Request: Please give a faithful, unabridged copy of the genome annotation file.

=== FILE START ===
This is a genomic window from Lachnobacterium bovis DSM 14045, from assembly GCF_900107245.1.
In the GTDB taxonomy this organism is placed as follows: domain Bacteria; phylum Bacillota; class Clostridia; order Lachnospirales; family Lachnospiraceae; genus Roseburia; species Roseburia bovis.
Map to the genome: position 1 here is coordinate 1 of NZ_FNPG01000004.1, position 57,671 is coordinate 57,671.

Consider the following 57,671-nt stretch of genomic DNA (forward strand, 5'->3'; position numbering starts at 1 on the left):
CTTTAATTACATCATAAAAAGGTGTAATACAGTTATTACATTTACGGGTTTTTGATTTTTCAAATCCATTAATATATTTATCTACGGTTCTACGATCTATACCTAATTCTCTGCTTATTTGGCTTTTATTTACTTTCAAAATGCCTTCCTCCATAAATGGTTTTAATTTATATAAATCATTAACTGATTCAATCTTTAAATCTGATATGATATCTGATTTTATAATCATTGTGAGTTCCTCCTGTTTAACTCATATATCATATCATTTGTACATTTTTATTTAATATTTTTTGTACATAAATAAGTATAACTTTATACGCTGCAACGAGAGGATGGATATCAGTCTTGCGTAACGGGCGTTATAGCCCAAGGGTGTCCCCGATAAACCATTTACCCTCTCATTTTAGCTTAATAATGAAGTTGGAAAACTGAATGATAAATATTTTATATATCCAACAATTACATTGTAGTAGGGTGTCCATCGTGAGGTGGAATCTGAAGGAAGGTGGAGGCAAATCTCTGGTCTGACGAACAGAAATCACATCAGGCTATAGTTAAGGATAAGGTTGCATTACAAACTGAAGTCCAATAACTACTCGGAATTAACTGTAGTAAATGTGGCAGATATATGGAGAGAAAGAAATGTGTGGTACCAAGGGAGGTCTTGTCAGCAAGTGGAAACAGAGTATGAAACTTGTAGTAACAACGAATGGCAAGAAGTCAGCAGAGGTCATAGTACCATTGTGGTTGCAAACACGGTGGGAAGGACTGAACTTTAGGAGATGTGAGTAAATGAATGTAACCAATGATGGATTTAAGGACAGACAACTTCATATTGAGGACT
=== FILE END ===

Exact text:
This is a genomic window from Lachnobacterium bovis DSM 14045, from assembly GCF_900107245.1.
In the GTDB taxonomy this organism is placed as follows: domain Bacteria; phylum Bacillota; class Clostridia; order Lachnospirales; family Lachnospiraceae; genus Roseburia; species Roseburia bovis.
Map to the genome: position 1 here is coordinate 1 of NZ_FNPG01000004.1, position 57,671 is coordinate 57,671.

Consider the following 57,671-nt stretch of genomic DNA (forward strand, 5'->3'; position numbering starts at 1 on the left):
CTTTAATTACATCATAAAAAGGTGTAATACAGTTATTACATTTACGGGTTTTTGATTTTTCAAATCCATTAATATATTTATCTACGGTTCTACGATCTATACCTAATTCTCTGCTTATTTGGCTTTTATTTACTTTCAAAATGCCTTCCTCCATAAATGGTTTTAATTTATATAAATCATTAACTGATTCAATCTTTAAATCTGATATGATATCTGATTTTATAATCATTGTGAGTTCCTCCTGTTTAACTCATATATCATATCATTTGTACATTTTTATTTAATATTTTTTGTACATAAATAAGTATAACTTTATACGCTGCAACGAGAGGATGGATATCAGTCTTGCGTAACGGGCGTTATAGCCCAAGGGTGTCCCCGATAAACCATTTACCCTCTCATTTTAGCTTAATAATGAAGTTGGAAAACTGAATGATAAATATTTTATATATCCAACAATTACATTGTAGTAGGGTGTCCATCGTGAGGTGGAATCTGAAGGAAGGTGGAGGCAAATCTCTGGTCTGACGAACAGAAATCACATCAGGCTATAGTTAAGGATAAGGTTGCATTACAAACTGAAGTCCAATAACTACTCGGAATTAACTGTAGTAAATGTGGCAGATATATGGAGAGAAAGAAATGTGTGGTACCAAGGGAGGTCTTGTCAGCAAGTGGAAACAGAGTATGAAACTTGTAGTAACAACGAATGGCAAGAAGTCAGCAGAGGTCATAGTACCATTGTGGTTGCAAACACGGTGGGAAGGACTGAACTTTAGGAGATGTGAGTAAATGAATGTAACCAATGATGGATTTAAGGACAGACAACTTCATATTGAGGACT